I give this documentary, A Matter of Taste, three wows for three reasons.
First, New York City chef Paul Liebrandt, the film's subject, is fascinating. As he's a food artist, his sophisticated dishes are fascinating, too. We see close-ups of dozens being prepared in his real-life working kitchens during business hours. (That may be a first.) He no longer follows recipes, he experiments, layering and pairing unlikely food combinations. Consider chocolate-covered scallops, mackerel tartar with black olive jelly and smoked bacon sorbet, beer and truffle soup.
After restaurant apprenticeships beginning at age 15 in London and Paris, Liebrandt hit New York at 22 with dreams of culinary stardom. Those are literal stars, as the New York restaurant scene is bonded by and with Michelin Guide and New York Times food critics whose star rating systems have made and broken restaurants.
The film follows Liebrandt's up and down career in the city's treacherous restaurant business, beginning when he was 24 and executive chef at Papillon, a modest bistro. New York Times film critic William Grimes called it "a dump" despite giving it two stars (out of four) because he felt Liebrandt's food was that good despite the atmosphere. "He needs a bigger show," he wrote.
But it was neither wine nor roses there. Of Papillon, Liebrandt says:
Papillon was an in-between place before finding the right set-up. I wanted to work because a chef who doesn't cook is a miserable chef. But at Papillon, the menu deteriorated after 9/11. At times of crisis, people want comfort food they can relate to. It's not creative because they don't want, you know, "artistic" stuff.
As an example of this, a female server checking on her order enters the kitchen and approaches Liebrandt. A very tall man, he is bent over nearly double while putting the finishing touches on two plates of exotic-looking food. Watching him delicately place the last bobble, she asks, "Are you going to come out and explain that?" He does, wafting the two plates toward the customers with the server trailing behind. Grimes, who left the Times in 2004, says,
One of the great joke dishes for people who made fun of Paul back then was his signature dish, Amuse Bouche. It was a little ball of wasabi sorbet with a few grains of a special salt sprinkled over it. It sounds ridiculous, but when you're eating it and tasting the relationship between flavors, it was often inspired food.
Inspired, yes, and also meticulously rehearsed. "My dad wanted me to go into the military. But I wanted to cook. I like the buzz of the kitchen. Kitchens run with military precision. To get the standards, that's the only way to do it," he muses. Over the course of the film, we witness the spunk and hustle of a young man who works 18 to 20 hours a day, usually seven days a week. This means he'll never get a tan.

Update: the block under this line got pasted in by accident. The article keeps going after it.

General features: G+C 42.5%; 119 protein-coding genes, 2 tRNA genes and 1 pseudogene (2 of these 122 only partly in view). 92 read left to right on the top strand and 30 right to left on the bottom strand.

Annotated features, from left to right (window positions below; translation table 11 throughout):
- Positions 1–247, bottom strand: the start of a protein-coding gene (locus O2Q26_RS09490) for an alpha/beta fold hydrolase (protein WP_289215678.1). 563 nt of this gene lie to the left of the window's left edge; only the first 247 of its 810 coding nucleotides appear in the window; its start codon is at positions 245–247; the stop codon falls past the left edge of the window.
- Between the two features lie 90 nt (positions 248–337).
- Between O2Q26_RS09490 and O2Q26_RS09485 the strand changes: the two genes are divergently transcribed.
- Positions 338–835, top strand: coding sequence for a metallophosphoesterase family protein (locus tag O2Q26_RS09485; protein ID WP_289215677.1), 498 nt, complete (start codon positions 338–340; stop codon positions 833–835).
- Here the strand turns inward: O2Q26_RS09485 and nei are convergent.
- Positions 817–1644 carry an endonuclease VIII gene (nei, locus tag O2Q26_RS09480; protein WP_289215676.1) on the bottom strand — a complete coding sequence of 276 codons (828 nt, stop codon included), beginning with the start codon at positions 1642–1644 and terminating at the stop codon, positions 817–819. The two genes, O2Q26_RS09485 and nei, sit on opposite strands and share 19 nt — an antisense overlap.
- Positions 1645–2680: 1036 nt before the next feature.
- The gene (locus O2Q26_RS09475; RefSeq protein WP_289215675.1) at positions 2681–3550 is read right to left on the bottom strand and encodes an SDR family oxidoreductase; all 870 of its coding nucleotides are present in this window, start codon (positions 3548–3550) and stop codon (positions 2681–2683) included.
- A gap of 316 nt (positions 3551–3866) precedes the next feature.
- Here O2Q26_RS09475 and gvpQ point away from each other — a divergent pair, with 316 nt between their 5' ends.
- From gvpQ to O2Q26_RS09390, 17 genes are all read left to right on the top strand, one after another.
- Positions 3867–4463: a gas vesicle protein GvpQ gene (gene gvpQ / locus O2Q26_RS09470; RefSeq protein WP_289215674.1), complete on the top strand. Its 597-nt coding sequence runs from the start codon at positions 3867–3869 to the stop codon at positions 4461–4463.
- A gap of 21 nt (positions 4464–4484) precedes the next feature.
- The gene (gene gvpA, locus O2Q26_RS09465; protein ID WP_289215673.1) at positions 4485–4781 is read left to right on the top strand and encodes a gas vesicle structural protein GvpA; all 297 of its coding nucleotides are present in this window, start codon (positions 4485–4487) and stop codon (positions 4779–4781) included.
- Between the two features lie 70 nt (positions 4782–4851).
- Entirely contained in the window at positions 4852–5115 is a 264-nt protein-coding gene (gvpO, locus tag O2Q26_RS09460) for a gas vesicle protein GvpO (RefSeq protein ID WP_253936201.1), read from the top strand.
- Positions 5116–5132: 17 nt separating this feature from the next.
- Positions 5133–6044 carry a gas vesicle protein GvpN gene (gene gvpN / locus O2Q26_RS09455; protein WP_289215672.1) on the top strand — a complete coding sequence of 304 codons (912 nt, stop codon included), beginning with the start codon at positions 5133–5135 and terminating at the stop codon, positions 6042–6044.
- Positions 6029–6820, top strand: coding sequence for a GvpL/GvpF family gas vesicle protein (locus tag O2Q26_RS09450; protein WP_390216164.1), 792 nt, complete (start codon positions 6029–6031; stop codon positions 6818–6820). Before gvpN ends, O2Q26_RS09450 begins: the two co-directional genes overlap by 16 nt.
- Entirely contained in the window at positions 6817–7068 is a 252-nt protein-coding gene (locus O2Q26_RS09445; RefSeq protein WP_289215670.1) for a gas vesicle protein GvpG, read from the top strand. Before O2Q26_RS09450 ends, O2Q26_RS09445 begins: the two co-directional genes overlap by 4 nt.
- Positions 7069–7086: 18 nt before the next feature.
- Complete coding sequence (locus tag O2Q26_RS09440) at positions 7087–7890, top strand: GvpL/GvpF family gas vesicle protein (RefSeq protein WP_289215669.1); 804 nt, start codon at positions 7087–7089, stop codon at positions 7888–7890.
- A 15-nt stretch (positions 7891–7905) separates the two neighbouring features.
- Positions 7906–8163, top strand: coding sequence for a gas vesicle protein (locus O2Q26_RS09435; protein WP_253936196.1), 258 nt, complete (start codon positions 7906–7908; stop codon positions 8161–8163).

After four British and Parisian restaurants, Liebrandt goes through five New York restaurants and some hard times before hitting the big time. All the while, he is bending over plates, placing unrecognizable components on a dish, nudging them into place or squeezing some colorful liquid over them. Next, he's inspecting, tasting, insisting on perfection (pretty intensely sometimes) and dressing down a youthful staffer who looks tired and admits to a late date the night before. "Ladies come and go. Your career is constant," he lectures. Or "Life is not a 500-meter dash; it's a marathon."
"Yes, chef." "Thank you, chef," they say.
My second wow is for first-time director Sally Rowe, a New Zealander who also apprenticed in New York over many years. She worked a variety of film jobs before making this film. She says she found Liebrandt's food at Atlas in 2000, then at Papillon in 2001. That's when she asked for permission to film him.
I thought New York chefs would make a good film as chefs weren't sensational back then. Paul's food was delicious, visual and colorful, so I wanted him in my film. It was only later that I decided to make the film entirely about him. I shot the film over 10 years. I'd work awhile, then shoot awhile, then work again, then shoot. I funded the film myself, accumulating 200 hours of video, five of which were food shots... Paul was very generous. He let me into his busy kitchens, where it is very difficult to shoot and keep out of the way. It's hot and noisy, so Paul would tell us where we could stand. We'd use a zoom lens moving in and out. Sometimes we'd physically move in for something cooking on the stove, then quickly back away.
I award my third wow to the film's editor, Amy Foote of The Edit Center. She worked film magic in numerous clever ways. Having Rowe's 200 hours of footage to work with, she morphed them into a tantalizing character study as well as an instructional food film. She and Rowe chose the most poignant scenes, including telling interplay between Liebrandt and his girlfriend, Alleene Ocontrillo, a restaurant director who both lives with and works with him at Corton, the Tribeca restaurant Liebrandt now co-owns with the owner of Nobu, Drew Neiporent. Mingling Rowe's great footage of the preparations for opening Corton with the staff's and owners' anxiety over the secretive New York Times food critic's visits (reservations made under a false name), she's created a sensational, climactic finish. And what awards have they achieved - so far - there? Corton is one of only six New York restaurants to have two Michelin stars.
Coming back to director Rowe, I ask for her favorite Liebrandt concoction. "I'll have to go with his fois gras terrine with beet gelée," she says dreamily.
I hope Liebrandt's back holds up. He's still young at 34 and has thousands of customers to fill with wonder.
HBO will repeat "A Matter of Taste" after the June 13 premiere plus it's available at HBO On Demand through 9/11/11.
To view more of Leslie Hassler's photography: www.lesliehassler.com
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